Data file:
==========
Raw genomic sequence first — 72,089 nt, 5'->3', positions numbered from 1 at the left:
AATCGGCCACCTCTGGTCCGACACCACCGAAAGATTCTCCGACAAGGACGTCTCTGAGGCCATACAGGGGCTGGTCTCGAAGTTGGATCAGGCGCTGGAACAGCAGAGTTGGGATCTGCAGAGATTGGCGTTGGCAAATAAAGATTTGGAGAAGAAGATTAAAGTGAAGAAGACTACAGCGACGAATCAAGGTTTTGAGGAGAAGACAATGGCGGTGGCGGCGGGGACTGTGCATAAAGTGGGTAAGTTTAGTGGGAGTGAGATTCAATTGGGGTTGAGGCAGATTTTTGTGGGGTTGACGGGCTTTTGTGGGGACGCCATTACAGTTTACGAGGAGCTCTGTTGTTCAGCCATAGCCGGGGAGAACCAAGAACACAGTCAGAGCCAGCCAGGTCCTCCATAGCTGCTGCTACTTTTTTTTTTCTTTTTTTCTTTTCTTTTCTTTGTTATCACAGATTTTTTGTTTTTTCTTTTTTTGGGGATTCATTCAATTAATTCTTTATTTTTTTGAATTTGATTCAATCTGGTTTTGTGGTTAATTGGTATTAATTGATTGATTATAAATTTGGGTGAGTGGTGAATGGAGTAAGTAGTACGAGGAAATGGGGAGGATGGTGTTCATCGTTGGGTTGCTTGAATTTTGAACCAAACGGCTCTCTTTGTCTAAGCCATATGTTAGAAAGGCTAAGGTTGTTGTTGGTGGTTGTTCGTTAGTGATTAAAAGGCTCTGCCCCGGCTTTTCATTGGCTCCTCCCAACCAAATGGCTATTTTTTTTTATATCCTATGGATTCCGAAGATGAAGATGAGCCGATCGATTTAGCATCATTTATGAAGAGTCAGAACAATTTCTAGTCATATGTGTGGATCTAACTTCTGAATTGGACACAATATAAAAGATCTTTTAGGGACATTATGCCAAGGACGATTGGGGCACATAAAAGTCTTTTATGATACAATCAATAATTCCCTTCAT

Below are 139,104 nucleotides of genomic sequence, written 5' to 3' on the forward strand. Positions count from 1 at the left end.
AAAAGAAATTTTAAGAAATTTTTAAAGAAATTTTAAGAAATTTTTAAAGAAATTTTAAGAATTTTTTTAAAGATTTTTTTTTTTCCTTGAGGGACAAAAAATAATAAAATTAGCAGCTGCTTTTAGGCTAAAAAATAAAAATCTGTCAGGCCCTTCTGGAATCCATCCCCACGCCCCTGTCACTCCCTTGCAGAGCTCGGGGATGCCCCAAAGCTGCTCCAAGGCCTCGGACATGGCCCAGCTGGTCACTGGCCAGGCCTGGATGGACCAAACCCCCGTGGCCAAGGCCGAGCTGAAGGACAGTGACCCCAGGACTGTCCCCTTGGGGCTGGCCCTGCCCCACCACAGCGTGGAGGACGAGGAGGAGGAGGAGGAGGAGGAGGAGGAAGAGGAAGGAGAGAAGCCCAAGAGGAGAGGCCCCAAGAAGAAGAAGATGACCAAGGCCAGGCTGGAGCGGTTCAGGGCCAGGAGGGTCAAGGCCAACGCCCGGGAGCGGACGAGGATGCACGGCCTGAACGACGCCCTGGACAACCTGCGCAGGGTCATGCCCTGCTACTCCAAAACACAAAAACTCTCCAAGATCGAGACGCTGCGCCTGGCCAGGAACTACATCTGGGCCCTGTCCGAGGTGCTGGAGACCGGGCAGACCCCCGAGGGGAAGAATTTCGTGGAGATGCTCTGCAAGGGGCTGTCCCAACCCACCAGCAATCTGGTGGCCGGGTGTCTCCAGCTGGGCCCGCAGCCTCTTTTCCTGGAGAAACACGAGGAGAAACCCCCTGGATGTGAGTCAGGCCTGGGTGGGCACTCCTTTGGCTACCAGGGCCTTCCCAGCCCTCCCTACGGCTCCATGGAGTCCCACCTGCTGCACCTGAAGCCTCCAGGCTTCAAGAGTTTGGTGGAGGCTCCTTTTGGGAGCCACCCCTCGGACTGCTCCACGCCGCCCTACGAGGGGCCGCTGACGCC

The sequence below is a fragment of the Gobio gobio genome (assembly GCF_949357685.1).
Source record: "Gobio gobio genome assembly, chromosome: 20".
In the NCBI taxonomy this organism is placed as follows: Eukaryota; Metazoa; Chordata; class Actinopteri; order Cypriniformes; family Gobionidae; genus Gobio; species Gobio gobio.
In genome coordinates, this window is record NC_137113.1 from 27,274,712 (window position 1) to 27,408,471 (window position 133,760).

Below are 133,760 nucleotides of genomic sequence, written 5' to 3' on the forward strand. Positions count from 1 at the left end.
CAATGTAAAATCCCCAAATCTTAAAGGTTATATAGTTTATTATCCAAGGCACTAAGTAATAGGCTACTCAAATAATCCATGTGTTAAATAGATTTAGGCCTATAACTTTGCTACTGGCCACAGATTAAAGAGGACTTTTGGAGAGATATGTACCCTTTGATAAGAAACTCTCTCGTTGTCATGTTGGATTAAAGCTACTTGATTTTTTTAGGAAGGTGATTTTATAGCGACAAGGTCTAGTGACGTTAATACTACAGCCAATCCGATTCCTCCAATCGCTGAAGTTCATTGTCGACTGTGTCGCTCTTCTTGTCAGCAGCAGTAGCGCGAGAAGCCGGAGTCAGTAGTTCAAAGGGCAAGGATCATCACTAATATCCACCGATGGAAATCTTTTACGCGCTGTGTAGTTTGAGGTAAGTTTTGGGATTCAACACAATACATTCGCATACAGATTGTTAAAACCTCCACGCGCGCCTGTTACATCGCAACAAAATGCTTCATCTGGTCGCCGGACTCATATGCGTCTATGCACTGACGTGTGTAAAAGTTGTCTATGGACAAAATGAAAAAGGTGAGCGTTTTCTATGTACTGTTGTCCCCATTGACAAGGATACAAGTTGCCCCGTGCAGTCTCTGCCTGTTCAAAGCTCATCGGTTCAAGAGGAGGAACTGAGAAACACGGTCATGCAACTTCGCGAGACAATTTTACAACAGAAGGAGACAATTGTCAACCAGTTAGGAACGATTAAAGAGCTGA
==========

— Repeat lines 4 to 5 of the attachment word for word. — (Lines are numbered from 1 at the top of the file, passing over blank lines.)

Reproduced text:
AAAAGAAATTTTAAGAAATTTTTAAAGAAATTTTAAGAAATTTTTAAAGAAATTTTAAGAATTTTTTTAAAGATTTTTTTTTTTCCTTGAGGGACAAAAAATAATAAAATTAGCAGCTGCTTTTAGGCTAAAAAATAAAAATCTGTCAGGCCCTTCTGGAATCCATCCCCACGCCCCTGTCACTCCCTTGCAGAGCTCGGGGATGCCCCAAAGCTGCTCCAAGGCCTCGGACATGGCCCAGCTGGTCACTGGCCAGGCCTGGATGGACCAAACCCCCGTGGCCAAGGCCGAGCTGAAGGACAGTGACCCCAGGACTGTCCCCTTGGGGCTGGCCCTGCCCCACCACAGCGTGGAGGACGAGGAGGAGGAGGAGGAGGAGGAGGAGGAAGAGGAAGGAGAGAAGCCCAAGAGGAGAGGCCCCAAGAAGAAGAAGATGACCAAGGCCAGGCTGGAGCGGTTCAGGGCCAGGAGGGTCAAGGCCAACGCCCGGGAGCGGACGAGGATGCACGGCCTGAACGACGCCCTGGACAACCTGCGCAGGGTCATGCCCTGCTACTCCAAAACACAAAAACTCTCCAAGATCGAGACGCTGCGCCTGGCCAGGAACTACATCTGGGCCCTGTCCGAGGTGCTGGAGACCGGGCAGACCCCCGAGGGGAAGAATTTCGTGGAGATGCTCTGCAAGGGGCTGTCCCAACCCACCAGCAATCTGGTGGCCGGGTGTCTCCAGCTGGGCCCGCAGCCTCTTTTCCTGGAGAAACACGAGGAGAAACCCCCTGGATGTGAGTCAGGCCTGGGTGGGCACTCCTTTGGCTACCAGGGCCTTCCCAGCCCTCCCTACGGCTCCATGGAGTCCCACCTGCTGCACCTGAAGCCTCCAGGCTTCAAGAGTTTGGTGGAGGCTCCTTTTGGGAGCCACCCCTCGGACTGCTCCACGCCGCCCTACGAGGGGCCGCTGACGCC

The sequence below is a fragment of the Gobio gobio genome (assembly GCF_949357685.1).